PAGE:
By Paul Goble
In the course of his Direct Line television show, Vladimir Putin said he was against moving the capital of the Russian Federation from Moscow but does favor having Russian companies which operate there have their headquarters in Siberian cities and pay taxes there rather than as now in Moscow.
Putin has expressed himself in similar terms since 2014, but not one oil, gas or other major company has been willing to move its headquarters east of the Urals and pay taxes there, something Siberians feel would be boost the revenues and influence of the oblasts, krays and republics there (svpressa.ru/politic/article/302988/).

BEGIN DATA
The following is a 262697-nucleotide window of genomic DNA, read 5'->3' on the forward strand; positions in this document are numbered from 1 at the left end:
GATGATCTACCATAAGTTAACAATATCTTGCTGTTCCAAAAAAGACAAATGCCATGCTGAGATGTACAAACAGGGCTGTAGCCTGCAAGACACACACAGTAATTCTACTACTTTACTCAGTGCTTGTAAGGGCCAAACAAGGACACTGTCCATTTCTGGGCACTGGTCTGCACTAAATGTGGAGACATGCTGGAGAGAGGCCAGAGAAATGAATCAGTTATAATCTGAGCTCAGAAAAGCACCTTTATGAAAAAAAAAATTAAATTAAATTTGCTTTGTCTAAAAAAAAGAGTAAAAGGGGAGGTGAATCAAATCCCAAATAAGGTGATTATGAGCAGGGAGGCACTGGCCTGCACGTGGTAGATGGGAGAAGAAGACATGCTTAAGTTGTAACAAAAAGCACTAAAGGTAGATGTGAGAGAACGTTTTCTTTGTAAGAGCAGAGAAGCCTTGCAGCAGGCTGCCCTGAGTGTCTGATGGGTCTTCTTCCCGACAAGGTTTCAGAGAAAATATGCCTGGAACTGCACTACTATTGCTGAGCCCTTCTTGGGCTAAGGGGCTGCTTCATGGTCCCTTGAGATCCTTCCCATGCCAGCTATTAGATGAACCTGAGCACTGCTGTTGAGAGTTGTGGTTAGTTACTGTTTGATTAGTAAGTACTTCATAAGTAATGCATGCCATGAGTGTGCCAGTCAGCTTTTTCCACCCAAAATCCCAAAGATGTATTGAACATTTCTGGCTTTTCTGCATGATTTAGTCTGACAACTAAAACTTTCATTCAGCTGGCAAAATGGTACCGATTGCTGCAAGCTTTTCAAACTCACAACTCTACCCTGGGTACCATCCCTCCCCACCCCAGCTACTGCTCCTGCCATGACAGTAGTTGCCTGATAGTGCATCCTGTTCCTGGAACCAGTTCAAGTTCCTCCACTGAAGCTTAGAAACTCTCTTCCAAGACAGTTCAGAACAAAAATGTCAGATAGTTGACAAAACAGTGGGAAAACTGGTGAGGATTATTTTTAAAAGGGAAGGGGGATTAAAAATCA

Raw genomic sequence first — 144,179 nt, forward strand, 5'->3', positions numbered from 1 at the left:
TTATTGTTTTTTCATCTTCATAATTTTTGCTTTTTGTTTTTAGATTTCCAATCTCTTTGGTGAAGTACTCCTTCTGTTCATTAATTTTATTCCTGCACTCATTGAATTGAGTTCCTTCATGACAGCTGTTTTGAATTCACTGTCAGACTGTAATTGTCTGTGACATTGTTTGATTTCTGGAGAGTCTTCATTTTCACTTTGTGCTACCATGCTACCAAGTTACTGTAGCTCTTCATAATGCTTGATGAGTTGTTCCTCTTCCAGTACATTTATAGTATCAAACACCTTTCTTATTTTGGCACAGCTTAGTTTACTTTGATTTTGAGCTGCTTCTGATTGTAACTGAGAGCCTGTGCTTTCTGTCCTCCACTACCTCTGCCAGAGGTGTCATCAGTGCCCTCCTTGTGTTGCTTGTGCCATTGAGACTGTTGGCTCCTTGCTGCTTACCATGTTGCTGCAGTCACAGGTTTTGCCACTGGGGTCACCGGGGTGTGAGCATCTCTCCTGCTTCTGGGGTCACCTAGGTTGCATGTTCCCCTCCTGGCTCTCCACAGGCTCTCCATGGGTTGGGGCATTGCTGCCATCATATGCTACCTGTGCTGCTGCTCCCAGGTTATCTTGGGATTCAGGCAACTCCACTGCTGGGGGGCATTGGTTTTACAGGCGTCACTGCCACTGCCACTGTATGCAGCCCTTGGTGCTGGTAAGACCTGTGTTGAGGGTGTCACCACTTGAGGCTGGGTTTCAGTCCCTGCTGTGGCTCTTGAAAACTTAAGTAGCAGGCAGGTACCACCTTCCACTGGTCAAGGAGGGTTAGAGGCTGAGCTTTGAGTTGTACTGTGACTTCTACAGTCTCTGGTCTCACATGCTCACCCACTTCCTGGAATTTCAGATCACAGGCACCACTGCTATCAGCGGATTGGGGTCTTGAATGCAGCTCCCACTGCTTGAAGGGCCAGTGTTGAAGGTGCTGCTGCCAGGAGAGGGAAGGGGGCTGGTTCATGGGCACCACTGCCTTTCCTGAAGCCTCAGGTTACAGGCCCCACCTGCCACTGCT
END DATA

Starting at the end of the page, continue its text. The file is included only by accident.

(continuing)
But analysts say that unless these firms were to move not to a single new center, something such as a new Russian capital might be, neither that region nor Russia would benefit. Instead, Moscow would lose out; and the new capital would have the same implications for the region and Russia as Moscow has had.
Consequently, they insist, for all of Putin’s talk about this possibility, there is little or no chance that it would solve the problems of any but a tiny minority of the citizenry and every chance that it would make conditions for the vast majority perhaps even worse because of the costs of making these shifts.
And because the companies are so resistant to any such change, these experts say, there is no chance that the capital could be moved except under one condition. If a military threat emerged that could threaten Moscow more than it could threaten a city in Siberia, then a change might happen. Otherwise, this idea isn’t going anywhere fast.